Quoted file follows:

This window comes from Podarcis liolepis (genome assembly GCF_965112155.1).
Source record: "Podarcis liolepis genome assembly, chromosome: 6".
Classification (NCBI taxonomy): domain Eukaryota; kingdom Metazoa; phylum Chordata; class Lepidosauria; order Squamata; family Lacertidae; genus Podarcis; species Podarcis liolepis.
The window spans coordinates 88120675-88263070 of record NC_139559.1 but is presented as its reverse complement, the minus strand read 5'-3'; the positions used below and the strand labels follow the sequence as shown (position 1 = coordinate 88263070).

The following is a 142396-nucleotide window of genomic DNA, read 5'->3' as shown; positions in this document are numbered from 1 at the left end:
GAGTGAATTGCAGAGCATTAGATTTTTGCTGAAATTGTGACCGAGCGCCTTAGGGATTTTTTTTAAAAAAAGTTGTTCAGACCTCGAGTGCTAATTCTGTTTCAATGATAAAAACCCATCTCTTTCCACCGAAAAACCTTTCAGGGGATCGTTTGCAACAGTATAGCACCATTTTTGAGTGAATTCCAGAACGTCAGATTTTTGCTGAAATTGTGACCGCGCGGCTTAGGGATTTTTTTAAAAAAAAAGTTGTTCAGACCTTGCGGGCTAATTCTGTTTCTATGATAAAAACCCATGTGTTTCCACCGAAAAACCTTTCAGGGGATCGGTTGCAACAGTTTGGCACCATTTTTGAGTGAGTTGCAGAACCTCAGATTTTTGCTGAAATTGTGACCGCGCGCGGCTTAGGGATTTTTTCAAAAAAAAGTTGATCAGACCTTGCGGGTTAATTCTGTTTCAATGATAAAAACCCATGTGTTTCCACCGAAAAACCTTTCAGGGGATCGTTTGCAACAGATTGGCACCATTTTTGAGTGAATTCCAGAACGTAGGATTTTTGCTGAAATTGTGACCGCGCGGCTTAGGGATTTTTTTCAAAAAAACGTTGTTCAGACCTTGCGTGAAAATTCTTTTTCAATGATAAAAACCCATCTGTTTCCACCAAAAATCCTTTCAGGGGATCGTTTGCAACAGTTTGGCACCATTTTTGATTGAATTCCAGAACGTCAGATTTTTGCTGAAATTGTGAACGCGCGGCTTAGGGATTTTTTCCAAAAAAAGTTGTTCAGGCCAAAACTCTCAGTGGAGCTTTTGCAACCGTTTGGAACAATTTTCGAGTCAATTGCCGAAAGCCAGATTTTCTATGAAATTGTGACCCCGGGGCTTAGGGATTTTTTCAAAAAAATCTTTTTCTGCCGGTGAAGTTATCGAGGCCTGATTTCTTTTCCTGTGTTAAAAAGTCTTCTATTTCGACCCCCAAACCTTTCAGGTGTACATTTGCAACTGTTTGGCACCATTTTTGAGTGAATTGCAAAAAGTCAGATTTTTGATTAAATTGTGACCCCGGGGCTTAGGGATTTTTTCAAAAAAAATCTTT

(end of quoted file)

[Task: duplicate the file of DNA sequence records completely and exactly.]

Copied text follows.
This window comes from Podarcis liolepis (genome assembly GCF_965112155.1).
Source record: "Podarcis liolepis genome assembly, chromosome: 6".
Classification (NCBI taxonomy): domain Eukaryota; kingdom Metazoa; phylum Chordata; class Lepidosauria; order Squamata; family Lacertidae; genus Podarcis; species Podarcis liolepis.
The window spans coordinates 88120675-88263070 of record NC_139559.1 but is presented as its reverse complement, the minus strand read 5'-3'; the positions used below and the strand labels follow the sequence as shown (position 1 = coordinate 88263070).

The following is a 142396-nucleotide window of genomic DNA, read 5'->3' as shown; positions in this document are numbered from 1 at the left end:
GAGTGAATTGCAGAGCATTAGATTTTTGCTGAAATTGTGACCGAGCGCCTTAGGGATTTTTTTTAAAAAAAGTTGTTCAGACCTCGAGTGCTAATTCTGTTTCAATGATAAAAACCCATCTCTTTCCACCGAAAAACCTTTCAGGGGATCGTTTGCAACAGTATAGCACCATTTTTGAGTGAATTCCAGAACGTCAGATTTTTGCTGAAATTGTGACCGCGCGGCTTAGGGATTTTTTTAAAAAAAAAGTTGTTCAGACCTTGCGGGCTAATTCTGTTTCTATGATAAAAACCCATGTGTTTCCACCGAAAAACCTTTCAGGGGATCGGTTGCAACAGTTTGGCACCATTTTTGAGTGAGTTGCAGAACCTCAGATTTTTGCTGAAATTGTGACCGCGCGCGGCTTAGGGATTTTTTCAAAAAAAAGTTGATCAGACCTTGCGGGTTAATTCTGTTTCAATGATAAAAACCCATGTGTTTCCACCGAAAAACCTTTCAGGGGATCGTTTGCAACAGATTGGCACCATTTTTGAGTGAATTCCAGAACGTAGGATTTTTGCTGAAATTGTGACCGCGCGGCTTAGGGATTTTTTTCAAAAAAACGTTGTTCAGACCTTGCGTGAAAATTCTTTTTCAATGATAAAAACCCATCTGTTTCCACCAAAAATCCTTTCAGGGGATCGTTTGCAACAGTTTGGCACCATTTTTGATTGAATTCCAGAACGTCAGATTTTTGCTGAAATTGTGAACGCGCGGCTTAGGGATTTTTTCCAAAAAAAGTTGTTCAGGCCAAAACTCTCAGTGGAGCTTTTGCAACCGTTTGGAACAATTTTCGAGTCAATTGCCGAAAGCCAGATTTTCTATGAAATTGTGACCCCGGGGCTTAGGGATTTTTTCAAAAAAATCTTTTTCTGCCGGTGAAGTTATCGAGGCCTGATTTCTTTTCCTGTGTTAAAAAGTCTTCTATTTCGACCCCCAAACCTTTCAGGTGTACATTTGCAACTGTTTGGCACCATTTTTGAGTGAATTGCAAAAAGTCAGATTTTTGATTAAATTGTGACCCCGGGGCTTAGGGATTTTTTCAAAAAAAATCTTT